-otherwise, both ``"/onepage"`` (no trailing slash) and ``"/onepage/"``
-(trailing slash) will result in the same call.
-
-.. _kwargs:
-
-Keyword Arguments
-^^^^^^^^^^^^^^^^^
-
-.. index:: forms, **kwargs
-
-Any page handler that is called by CherryPy (``index``, or any other suitable
-method) can receive additional data from HTML or other forms using
-*keyword arguments*. For example, the following login form sends the
-``username`` and the ``password`` as form arguments using the POST method::
-
-    <form action="doLogin" method="post">
-        <p>Username</p>
-        <input type="text" name="username" value="" 
-            size="15" maxlength="40"/>
-        <p>Password</p>
-        <input type="password" name="password" value="" 
-            size="10" maxlength="40"/>
-        <p><input type="submit" value="Login"/></p>
-        <p><input type="reset" value="Clear"/></p>
-    </form>
-
-The following code can be used to handle this URL::
-
-    class Root:
-        def doLogin(self, username=None, password=None):
-            # check the username & password
-            ...
-        doLogin.exposed = True
-
-Both arguments have to be declared as *keyword arguments*. The default value
-can be used either to provide a suitable default value for optional arguments,
-or to provide means for the application to detect if some values were missing
-from the request.
-
-CherryPy supports both the GET and POST method for HTML forms. Arguments are
-passed the same way, regardless of the original method used by the browser to
-send data to the web server.
-
-.. _args:
-
-Positional Arguments
-^^^^^^^^^^^^^^^^^^^^
-
-.. index:: path, virtual path, path segments, *args, positional arguments
-
-When a request is processed, the URI is split into its components, and each
-one is matched in order against the nodes in the tree. Any trailing components
-are "virtual path" components and are passed as positional arguments. For
-example, the URI ``"/branch/leaf/4"`` might result in
-the call: ``app.root.branch.leaf(4)``, or ``app.root.index(branch, leaf, 4)``
-depending on how you have your handlers arranged.
-
-Partial matches can happen when a URL contains components that do not map to
-the object tree. This can happen for a number of reasons. For example, it may
-be an error; the user just typed the wrong URL. But it also can mean that the
-URL contains extra arguments.
-
-For example, assume that you have a blog-like application written in CherryPy
-that takes the year, month and day as part of the URL
-``http://localhost/blog/2005/01/17``. This URL can be handled by the
-following code::
-
-    class Root:
-        def blog(self, year, month, day):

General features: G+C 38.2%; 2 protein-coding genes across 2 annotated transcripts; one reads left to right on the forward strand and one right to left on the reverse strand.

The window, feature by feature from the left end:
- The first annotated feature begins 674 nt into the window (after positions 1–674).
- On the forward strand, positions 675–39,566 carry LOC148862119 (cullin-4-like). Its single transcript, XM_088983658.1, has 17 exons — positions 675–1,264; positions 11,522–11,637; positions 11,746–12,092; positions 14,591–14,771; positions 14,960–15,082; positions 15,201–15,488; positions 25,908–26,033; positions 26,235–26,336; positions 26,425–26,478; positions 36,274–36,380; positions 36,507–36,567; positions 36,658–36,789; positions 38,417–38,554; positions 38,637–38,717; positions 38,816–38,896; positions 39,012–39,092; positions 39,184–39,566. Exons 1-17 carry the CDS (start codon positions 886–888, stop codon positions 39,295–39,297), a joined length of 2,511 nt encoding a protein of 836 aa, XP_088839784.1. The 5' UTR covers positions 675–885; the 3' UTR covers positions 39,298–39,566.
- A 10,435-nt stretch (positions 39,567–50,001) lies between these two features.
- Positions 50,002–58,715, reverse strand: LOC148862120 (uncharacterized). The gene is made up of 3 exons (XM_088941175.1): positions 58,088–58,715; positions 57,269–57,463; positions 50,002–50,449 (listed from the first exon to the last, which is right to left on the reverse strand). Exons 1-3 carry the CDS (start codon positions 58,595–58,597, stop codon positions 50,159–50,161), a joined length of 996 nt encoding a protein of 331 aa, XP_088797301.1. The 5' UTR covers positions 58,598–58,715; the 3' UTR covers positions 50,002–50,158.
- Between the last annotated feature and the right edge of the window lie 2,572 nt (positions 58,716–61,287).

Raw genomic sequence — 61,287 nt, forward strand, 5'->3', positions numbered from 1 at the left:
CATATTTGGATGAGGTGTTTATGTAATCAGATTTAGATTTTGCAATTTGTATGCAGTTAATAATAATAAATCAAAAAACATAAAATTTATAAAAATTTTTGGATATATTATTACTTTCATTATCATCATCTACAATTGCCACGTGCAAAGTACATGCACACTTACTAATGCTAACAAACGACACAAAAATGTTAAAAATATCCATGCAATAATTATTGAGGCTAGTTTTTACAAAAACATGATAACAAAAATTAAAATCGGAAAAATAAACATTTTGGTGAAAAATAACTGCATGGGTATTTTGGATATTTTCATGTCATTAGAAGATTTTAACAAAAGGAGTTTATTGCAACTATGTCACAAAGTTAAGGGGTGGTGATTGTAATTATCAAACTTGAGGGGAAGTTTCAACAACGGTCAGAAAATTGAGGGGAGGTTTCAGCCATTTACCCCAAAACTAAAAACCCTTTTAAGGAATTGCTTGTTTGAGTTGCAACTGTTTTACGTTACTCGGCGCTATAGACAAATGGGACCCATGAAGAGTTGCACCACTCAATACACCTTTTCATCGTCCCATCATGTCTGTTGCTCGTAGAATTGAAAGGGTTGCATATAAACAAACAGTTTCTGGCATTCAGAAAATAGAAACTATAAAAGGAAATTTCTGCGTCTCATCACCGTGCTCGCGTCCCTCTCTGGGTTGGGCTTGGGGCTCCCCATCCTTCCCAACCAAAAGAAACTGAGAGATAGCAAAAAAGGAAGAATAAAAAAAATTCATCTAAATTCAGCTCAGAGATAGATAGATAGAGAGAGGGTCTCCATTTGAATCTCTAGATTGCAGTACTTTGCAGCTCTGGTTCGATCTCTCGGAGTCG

-            ...
-        blog.exposed = True
-    
-    root = Root()
-
-So the URL above will be mapped as a call to::
-
-    root.blog('2005', '1', '17')
-
-In this case, there is a partial match up to the ``blog`` component. The rest
-of the URL can't be found in the mounted object tree. In this case, the
-``blog()`` method will be called, and the positional parameters will
-receive the remaining path segments as arguments. The values are passed as
-strings; in the above mentioned example, the arguments would still need to be
-converted back into numbers, but the idea is correctly presented.
-
-.. _defaultmethods:
-
-Default methods
-^^^^^^^^^^^^^^^
-
-.. index:: default, methods; default
-
-If the default dispatcher is not able to locate a suitable page handler by
-walking down the tree, it has a last-ditch option: it starts walking back
-''up'' the tree looking for `default` methods. Default methods work just like
-any other method with positional arguments, but are defined one level further
-down, in case you have multiple methods to expose. For example, we could have
-written the above "blog" example equivalently with a "default" method instead::
-
-    class Blog:
-        def default(self, year, month, day):
-            ...
-        default.exposed = True
-    
-    class Root: pass
-    
-    root = Root()
-    root.blog = Blog()
-
-So the URL ``http://localhost/blog/2005/01/17`` will be mapped as a call to::
-
-    root.blog.default('2005', '1', '17')
-
-You could achieve the same effect by defining a ``__call__`` method in this
-case, but "default" just reads better. ;)
-
-Special characters
-^^^^^^^^^^^^^^^^^^
-
-You can use dots in a URI like ``/path/to/my.html``, but Python method names
-don't allow dots. To work around this, the default dispatcher converts all dots
-in the URI to underscores before trying to find the page handler. In the
-example, therefore, you would name your page handler "def my_html". However,
-this means the page is also available at the URI ``/path/to/my_html``.
-If you need to protect the resource (e.g. with authentication), **you must
-protect both URLs**.
-
-.. versionadded:: 3.2
-   The default dispatcher now takes a 'translate' argument, which converts all
-   characters in string.punctuation to underscores using the builtin
-   :meth:`str.translate <str.translate>` method of string objects.
-   You are free to specify any other translation string of length 256.
-
-Other Dispatchers
------------------
-
-But Mr. Fielding mentions two kinds of "mapping implementations" above: trees
-and hash tables ('dicts' in Python). Some web developers claim trees are
-difficult to change as an application evolves, and prefer to use dicts
-(or a list of tuples) instead. Under these schemes, the mapping key is often
-a regular expression, and the value is the handler function. For example::
-
-    def root_index(name):
-        return "Hello, %s!" % name
-
-    def branch_leaf(size):